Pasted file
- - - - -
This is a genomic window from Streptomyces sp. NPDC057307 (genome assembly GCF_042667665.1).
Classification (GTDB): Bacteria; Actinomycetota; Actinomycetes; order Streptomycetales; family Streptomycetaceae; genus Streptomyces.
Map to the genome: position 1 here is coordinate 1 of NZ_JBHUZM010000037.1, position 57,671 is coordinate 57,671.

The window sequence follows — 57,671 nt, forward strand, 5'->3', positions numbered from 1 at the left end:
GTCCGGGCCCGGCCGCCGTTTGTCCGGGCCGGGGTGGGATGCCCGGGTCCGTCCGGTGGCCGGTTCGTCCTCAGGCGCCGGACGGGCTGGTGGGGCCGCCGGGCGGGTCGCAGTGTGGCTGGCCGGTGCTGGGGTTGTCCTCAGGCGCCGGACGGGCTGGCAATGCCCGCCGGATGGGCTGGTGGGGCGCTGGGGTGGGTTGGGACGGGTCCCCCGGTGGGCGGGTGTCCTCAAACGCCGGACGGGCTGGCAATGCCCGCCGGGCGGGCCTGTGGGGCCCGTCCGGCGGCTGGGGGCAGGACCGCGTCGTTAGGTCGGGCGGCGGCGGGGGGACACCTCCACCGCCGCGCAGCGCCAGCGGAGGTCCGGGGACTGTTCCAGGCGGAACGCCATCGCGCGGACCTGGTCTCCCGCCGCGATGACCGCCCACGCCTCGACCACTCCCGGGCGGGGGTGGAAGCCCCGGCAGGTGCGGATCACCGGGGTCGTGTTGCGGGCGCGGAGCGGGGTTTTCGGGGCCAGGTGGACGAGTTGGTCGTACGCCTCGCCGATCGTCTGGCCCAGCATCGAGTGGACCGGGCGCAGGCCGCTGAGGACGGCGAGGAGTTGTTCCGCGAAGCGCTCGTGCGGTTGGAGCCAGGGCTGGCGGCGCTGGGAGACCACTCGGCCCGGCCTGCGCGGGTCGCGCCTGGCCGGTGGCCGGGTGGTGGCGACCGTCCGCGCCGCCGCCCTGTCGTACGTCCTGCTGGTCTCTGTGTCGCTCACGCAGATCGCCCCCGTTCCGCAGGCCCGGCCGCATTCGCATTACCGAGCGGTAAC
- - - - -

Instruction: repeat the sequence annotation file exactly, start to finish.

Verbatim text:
This is a genomic window from Streptomyces sp. NPDC057307 (genome assembly GCF_042667665.1).
Classification (GTDB): Bacteria; Actinomycetota; Actinomycetes; order Streptomycetales; family Streptomycetaceae; genus Streptomyces.
Map to the genome: position 1 here is coordinate 1 of NZ_JBHUZM010000037.1, position 57,671 is coordinate 57,671.

The window sequence follows — 57,671 nt, forward strand, 5'->3', positions numbered from 1 at the left end:
GTCCGGGCCCGGCCGCCGTTTGTCCGGGCCGGGGTGGGATGCCCGGGTCCGTCCGGTGGCCGGTTCGTCCTCAGGCGCCGGACGGGCTGGTGGGGCCGCCGGGCGGGTCGCAGTGTGGCTGGCCGGTGCTGGGGTTGTCCTCAGGCGCCGGACGGGCTGGCAATGCCCGCCGGATGGGCTGGTGGGGCGCTGGGGTGGGTTGGGACGGGTCCCCCGGTGGGCGGGTGTCCTCAAACGCCGGACGGGCTGGCAATGCCCGCCGGGCGGGCCTGTGGGGCCCGTCCGGCGGCTGGGGGCAGGACCGCGTCGTTAGGTCGGGCGGCGGCGGGGGGACACCTCCACCGCCGCGCAGCGCCAGCGGAGGTCCGGGGACTGTTCCAGGCGGAACGCCATCGCGCGGACCTGGTCTCCCGCCGCGATGACCGCCCACGCCTCGACCACTCCCGGGCGGGGGTGGAAGCCCCGGCAGGTGCGGATCACCGGGGTCGTGTTGCGGGCGCGGAGCGGGGTTTTCGGGGCCAGGTGGACGAGTTGGTCGTACGCCTCGCCGATCGTCTGGCCCAGCATCGAGTGGACCGGGCGCAGGCCGCTGAGGACGGCGAGGAGTTGTTCCGCGAAGCGCTCGTGCGGTTGGAGCCAGGGCTGGCGGCGCTGGGAGACCACTCGGCCCGGCCTGCGCGGGTCGCGCCTGGCCGGTGGCCGGGTGGTGGCGACCGTCCGCGCCGCCGCCCTGTCGTACGTCCTGCTGGTCTCTGTGTCGCTCACGCAGATCGCCCCCGTTCCGCAGGCCCGGCCGCATTCGCATTACCGAGCGGTAAC